From the City of Markham:
Mary Anne Barkhouse examines contemporary issues from an indigenous and ecological vantage point. She is interested in relations between plant, animal and human life and how these change over time. The ideas embodied in her animals become metaphors for both human and natural history, acknowledging our abilities as an adaptable species, with the capacity to create new progressive societies and opportunities.
Inspired by both imperial and natural forces that have shaped our land and culture, Quarry is a marker of both past and present. The form of the stone references a time during the Age of Enlightenment when French architects imposed order over nature. That order is disrupted by a piece of rock (an erratic) that formed the ancient geological core of North America. Dogs typically bred by European aristocracy of that time gather around a squirrel perched on the rock. A quiet tension exists between predator and prey, the force of nature and the form of culture. In contrasting the domestic and the wild, Quarry plays with notions of authority and survival from both cultural and evolutionary standpoints.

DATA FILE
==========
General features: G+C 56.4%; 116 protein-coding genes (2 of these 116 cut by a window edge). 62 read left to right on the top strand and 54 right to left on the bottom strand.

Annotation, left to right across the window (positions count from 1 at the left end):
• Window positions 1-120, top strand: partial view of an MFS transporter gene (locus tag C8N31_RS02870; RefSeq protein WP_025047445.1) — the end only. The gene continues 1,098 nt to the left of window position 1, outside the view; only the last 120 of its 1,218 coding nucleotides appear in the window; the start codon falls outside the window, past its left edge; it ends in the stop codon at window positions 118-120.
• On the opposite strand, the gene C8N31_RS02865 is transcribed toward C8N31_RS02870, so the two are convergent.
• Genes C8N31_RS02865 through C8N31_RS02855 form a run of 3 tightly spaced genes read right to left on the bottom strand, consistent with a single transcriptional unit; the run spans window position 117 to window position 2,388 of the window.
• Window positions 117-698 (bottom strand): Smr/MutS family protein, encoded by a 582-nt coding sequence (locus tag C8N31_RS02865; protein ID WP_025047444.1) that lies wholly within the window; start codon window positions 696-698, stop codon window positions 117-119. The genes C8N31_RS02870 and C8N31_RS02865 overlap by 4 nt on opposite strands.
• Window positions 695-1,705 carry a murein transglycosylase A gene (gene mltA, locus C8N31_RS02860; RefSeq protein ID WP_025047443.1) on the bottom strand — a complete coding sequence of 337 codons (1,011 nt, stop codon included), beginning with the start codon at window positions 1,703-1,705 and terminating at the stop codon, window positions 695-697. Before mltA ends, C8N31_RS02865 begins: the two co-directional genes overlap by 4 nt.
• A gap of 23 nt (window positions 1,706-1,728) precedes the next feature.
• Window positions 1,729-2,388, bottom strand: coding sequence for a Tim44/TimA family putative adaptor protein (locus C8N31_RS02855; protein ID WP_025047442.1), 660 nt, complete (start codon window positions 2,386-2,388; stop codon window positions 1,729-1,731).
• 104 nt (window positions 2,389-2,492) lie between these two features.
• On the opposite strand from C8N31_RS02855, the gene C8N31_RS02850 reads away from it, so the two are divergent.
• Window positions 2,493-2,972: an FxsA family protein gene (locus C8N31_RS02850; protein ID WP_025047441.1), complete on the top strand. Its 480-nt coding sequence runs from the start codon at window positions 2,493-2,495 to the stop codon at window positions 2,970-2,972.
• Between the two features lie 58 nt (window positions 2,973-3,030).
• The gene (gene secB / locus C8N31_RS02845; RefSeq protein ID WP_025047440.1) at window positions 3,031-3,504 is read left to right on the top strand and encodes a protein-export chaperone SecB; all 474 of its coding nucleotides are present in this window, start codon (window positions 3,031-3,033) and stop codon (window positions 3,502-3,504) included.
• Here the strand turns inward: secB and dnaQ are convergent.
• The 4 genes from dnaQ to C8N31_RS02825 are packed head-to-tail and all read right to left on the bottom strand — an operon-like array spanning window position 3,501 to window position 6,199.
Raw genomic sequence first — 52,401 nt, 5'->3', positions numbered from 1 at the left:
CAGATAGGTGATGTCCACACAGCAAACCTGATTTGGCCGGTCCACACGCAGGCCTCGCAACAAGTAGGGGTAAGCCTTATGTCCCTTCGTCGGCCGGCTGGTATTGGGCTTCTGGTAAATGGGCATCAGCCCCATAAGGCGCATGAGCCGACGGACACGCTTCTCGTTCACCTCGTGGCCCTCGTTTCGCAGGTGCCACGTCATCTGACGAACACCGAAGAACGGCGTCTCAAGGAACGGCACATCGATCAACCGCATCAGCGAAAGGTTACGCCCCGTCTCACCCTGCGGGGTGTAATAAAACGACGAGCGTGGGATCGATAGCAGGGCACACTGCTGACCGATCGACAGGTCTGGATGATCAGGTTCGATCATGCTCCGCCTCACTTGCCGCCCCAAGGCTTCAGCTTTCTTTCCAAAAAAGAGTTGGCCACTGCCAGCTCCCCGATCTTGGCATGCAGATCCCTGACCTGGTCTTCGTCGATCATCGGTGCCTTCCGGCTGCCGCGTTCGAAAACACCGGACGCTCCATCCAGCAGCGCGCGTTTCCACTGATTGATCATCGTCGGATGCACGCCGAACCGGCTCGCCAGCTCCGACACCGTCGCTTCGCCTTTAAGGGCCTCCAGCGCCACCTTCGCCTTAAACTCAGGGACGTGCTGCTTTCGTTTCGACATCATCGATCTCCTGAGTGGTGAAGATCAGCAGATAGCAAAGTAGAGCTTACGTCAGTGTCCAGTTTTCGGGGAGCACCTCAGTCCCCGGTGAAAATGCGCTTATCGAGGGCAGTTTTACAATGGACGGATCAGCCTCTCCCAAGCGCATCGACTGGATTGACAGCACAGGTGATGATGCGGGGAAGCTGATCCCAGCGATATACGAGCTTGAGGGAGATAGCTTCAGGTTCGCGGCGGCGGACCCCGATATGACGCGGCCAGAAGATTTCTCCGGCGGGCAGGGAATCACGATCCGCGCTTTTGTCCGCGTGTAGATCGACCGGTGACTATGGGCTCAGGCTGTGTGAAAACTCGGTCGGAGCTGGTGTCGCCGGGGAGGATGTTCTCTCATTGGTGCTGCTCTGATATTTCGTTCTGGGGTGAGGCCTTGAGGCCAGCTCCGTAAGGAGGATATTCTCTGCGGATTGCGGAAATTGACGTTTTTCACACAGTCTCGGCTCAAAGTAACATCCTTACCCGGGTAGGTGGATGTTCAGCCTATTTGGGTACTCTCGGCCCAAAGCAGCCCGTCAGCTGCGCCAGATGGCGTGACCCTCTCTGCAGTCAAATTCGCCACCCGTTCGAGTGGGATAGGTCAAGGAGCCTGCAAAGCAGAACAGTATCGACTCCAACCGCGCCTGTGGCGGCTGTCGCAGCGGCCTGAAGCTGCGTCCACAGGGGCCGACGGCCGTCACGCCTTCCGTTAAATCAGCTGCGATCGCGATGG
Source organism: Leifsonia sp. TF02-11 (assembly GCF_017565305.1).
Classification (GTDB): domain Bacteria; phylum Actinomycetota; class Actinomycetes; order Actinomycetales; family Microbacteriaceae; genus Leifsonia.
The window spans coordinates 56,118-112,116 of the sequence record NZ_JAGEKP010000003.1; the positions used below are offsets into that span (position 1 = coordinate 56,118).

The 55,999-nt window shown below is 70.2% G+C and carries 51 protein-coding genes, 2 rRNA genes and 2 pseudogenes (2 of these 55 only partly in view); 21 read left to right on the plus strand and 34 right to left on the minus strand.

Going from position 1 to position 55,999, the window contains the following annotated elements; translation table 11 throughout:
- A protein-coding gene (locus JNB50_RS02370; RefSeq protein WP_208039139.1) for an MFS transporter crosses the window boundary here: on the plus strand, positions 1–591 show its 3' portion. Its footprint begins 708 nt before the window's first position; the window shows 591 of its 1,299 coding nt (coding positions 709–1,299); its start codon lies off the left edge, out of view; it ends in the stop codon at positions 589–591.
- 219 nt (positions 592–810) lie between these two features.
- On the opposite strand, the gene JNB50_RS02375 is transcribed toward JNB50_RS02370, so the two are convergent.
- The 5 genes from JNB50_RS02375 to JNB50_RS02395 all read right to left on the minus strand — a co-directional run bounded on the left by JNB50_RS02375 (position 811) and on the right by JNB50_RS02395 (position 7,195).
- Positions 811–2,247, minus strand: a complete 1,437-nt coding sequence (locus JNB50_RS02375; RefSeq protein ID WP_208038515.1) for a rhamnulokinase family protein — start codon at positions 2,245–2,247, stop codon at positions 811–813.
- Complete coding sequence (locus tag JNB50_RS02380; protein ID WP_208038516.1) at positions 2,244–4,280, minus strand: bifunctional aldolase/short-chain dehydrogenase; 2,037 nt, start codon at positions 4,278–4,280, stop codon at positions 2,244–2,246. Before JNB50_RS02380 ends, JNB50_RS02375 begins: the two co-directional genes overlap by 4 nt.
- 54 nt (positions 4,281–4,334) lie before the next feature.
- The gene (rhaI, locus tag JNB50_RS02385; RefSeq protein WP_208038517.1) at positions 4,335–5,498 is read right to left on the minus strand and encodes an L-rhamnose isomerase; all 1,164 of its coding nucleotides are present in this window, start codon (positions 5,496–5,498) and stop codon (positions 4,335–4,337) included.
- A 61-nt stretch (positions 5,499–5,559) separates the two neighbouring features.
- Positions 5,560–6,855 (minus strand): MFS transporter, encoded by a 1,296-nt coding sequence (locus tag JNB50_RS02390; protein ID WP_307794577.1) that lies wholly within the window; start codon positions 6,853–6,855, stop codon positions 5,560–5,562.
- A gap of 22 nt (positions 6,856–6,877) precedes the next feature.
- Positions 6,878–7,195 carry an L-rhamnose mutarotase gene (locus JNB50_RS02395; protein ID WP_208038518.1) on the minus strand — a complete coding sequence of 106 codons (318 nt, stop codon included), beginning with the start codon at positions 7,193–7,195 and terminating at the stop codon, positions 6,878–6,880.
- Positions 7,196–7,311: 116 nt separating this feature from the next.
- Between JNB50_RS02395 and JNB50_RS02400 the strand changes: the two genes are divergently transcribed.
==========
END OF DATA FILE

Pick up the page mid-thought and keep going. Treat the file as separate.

More information on the City of Markham website.
(IMAGES: Mary Anne Barkhouse)
December 26, 2019